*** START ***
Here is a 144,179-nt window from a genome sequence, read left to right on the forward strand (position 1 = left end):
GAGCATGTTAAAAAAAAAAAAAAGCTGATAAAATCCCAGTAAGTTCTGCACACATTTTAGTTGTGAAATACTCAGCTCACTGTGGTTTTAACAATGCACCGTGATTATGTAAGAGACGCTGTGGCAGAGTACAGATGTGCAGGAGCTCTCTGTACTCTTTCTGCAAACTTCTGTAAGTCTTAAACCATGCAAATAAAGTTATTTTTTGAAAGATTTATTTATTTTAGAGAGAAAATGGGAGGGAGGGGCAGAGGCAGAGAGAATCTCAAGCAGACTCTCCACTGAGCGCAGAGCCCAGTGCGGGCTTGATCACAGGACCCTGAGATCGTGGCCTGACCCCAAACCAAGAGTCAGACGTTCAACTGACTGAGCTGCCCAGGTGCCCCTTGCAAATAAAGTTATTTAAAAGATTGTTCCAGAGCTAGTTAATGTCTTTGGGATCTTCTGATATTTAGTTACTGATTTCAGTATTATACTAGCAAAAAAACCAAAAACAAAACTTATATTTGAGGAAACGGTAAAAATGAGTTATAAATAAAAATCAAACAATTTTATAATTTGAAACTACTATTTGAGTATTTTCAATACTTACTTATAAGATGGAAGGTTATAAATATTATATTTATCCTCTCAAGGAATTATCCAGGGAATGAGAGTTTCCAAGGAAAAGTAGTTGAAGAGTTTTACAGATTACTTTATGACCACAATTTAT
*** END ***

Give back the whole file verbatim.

Here is a 144,179-nt window from a genome sequence, read left to right on the forward strand (position 1 = left end):
GAGCATGTTAAAAAAAAAAAAAAGCTGATAAAATCCCAGTAAGTTCTGCACACATTTTAGTTGTGAAATACTCAGCTCACTGTGGTTTTAACAATGCACCGTGATTATGTAAGAGACGCTGTGGCAGAGTACAGATGTGCAGGAGCTCTCTGTACTCTTTCTGCAAACTTCTGTAAGTCTTAAACCATGCAAATAAAGTTATTTTTTGAAAGATTTATTTATTTTAGAGAGAAAATGGGAGGGAGGGGCAGAGGCAGAGAGAATCTCAAGCAGACTCTCCACTGAGCGCAGAGCCCAGTGCGGGCTTGATCACAGGACCCTGAGATCGTGGCCTGACCCCAAACCAAGAGTCAGACGTTCAACTGACTGAGCTGCCCAGGTGCCCCTTGCAAATAAAGTTATTTAAAAGATTGTTCCAGAGCTAGTTAATGTCTTTGGGATCTTCTGATATTTAGTTACTGATTTCAGTATTATACTAGCAAAAAAACCAAAAACAAAACTTATATTTGAGGAAACGGTAAAAATGAGTTATAAATAAAAATCAAACAATTTTATAATTTGAAACTACTATTTGAGTATTTTCAATACTTACTTATAAGATGGAAGGTTATAAATATTATATTTATCCTCTCAAGGAATTATCCAGGGAATGAGAGTTTCCAAGGAAAAGTAGTTGAAGAGTTTTACAGATTACTTTATGACCACAATTTAT